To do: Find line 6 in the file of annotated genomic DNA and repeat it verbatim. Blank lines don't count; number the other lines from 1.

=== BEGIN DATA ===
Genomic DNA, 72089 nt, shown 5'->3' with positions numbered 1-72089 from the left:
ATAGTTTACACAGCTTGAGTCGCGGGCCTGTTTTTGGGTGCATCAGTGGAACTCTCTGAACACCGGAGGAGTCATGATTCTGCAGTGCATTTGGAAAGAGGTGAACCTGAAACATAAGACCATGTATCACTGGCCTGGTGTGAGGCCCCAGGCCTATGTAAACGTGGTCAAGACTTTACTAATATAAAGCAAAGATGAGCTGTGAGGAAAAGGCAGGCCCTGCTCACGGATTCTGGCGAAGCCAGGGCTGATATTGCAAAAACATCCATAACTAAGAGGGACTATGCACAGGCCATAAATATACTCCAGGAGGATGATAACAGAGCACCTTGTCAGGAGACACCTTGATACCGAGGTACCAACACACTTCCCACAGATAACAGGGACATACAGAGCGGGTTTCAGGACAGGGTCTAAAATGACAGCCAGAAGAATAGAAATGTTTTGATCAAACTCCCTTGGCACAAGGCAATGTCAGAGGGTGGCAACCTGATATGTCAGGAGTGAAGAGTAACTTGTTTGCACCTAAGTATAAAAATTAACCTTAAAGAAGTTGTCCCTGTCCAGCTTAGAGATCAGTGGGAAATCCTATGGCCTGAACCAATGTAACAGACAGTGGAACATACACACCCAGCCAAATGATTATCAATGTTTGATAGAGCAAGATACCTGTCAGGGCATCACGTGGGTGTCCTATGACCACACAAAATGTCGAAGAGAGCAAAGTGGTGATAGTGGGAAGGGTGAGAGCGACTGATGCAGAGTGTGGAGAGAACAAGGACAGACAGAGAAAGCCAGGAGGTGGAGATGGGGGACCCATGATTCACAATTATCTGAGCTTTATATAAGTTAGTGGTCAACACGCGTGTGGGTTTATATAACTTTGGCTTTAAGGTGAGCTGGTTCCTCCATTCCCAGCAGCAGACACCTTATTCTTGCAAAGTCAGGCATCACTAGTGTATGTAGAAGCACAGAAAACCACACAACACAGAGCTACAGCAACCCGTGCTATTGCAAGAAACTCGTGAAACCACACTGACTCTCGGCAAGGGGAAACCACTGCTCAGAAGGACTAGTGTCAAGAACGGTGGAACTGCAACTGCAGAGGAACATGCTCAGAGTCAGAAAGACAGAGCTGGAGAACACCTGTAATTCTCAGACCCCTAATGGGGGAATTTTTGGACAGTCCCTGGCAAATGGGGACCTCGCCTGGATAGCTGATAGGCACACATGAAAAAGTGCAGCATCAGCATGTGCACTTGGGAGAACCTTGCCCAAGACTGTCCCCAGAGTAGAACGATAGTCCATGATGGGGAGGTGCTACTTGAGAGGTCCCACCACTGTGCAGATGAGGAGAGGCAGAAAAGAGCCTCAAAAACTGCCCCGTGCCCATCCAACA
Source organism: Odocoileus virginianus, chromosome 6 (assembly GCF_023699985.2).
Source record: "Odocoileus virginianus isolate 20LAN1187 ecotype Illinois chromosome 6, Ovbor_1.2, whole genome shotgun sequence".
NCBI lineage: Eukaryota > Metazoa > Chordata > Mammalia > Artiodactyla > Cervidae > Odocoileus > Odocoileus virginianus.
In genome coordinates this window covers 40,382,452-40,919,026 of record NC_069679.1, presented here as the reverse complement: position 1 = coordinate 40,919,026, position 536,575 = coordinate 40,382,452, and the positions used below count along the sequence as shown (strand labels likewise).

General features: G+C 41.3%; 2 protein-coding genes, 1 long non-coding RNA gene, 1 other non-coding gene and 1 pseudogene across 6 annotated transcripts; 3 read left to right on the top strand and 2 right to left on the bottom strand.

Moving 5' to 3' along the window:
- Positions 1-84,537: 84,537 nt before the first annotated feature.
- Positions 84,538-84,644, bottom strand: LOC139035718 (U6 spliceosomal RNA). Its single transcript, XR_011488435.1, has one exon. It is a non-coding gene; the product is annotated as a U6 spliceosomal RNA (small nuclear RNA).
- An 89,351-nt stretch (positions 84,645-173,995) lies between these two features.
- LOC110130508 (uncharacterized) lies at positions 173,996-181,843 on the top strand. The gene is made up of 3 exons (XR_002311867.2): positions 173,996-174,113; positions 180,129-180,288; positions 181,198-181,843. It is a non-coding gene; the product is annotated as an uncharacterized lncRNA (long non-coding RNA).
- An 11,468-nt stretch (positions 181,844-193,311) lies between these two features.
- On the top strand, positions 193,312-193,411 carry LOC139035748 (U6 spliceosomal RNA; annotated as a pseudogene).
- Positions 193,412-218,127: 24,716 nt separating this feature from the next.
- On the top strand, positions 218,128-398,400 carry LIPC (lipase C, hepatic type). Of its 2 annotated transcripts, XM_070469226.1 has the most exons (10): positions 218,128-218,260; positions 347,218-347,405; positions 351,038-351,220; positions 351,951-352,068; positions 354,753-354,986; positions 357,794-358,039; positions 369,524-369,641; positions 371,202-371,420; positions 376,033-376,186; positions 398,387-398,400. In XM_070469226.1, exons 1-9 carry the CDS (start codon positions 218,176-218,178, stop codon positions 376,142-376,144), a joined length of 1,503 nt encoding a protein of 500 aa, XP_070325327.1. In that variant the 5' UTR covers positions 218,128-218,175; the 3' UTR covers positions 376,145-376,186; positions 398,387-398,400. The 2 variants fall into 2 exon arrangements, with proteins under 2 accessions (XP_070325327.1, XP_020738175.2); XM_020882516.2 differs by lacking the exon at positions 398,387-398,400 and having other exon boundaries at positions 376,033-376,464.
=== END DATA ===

In genome coordinates this window covers 40,382,452-40,919,026 of record NC_069679.1, presented here as the reverse complement: position 1 = coordinate 40,919,026, position 536,575 = coordinate 40,382,452, and the positions used below count along the sequence as shown (strand labels likewise).